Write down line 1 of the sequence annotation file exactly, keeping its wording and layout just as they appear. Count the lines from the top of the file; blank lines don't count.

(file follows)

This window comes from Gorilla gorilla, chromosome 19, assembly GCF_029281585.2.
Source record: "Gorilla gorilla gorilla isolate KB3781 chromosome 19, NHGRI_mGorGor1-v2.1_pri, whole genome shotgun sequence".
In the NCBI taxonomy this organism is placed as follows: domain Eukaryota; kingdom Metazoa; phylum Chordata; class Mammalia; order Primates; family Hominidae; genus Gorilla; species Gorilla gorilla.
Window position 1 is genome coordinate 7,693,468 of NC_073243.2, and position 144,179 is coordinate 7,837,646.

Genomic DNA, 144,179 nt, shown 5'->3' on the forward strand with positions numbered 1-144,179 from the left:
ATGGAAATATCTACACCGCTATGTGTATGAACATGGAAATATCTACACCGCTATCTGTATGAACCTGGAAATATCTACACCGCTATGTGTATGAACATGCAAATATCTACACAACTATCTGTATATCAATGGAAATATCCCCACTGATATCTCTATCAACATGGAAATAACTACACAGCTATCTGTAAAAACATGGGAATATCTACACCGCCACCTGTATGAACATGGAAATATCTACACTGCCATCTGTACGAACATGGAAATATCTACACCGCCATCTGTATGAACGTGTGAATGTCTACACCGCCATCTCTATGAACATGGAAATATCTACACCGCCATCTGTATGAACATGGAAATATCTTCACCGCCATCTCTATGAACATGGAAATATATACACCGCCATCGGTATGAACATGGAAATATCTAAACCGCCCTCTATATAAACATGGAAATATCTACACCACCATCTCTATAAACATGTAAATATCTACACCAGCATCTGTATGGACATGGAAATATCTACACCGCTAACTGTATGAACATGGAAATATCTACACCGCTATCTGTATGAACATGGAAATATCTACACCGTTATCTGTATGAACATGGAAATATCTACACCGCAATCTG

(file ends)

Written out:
This window comes from Gorilla gorilla, chromosome 19, assembly GCF_029281585.2.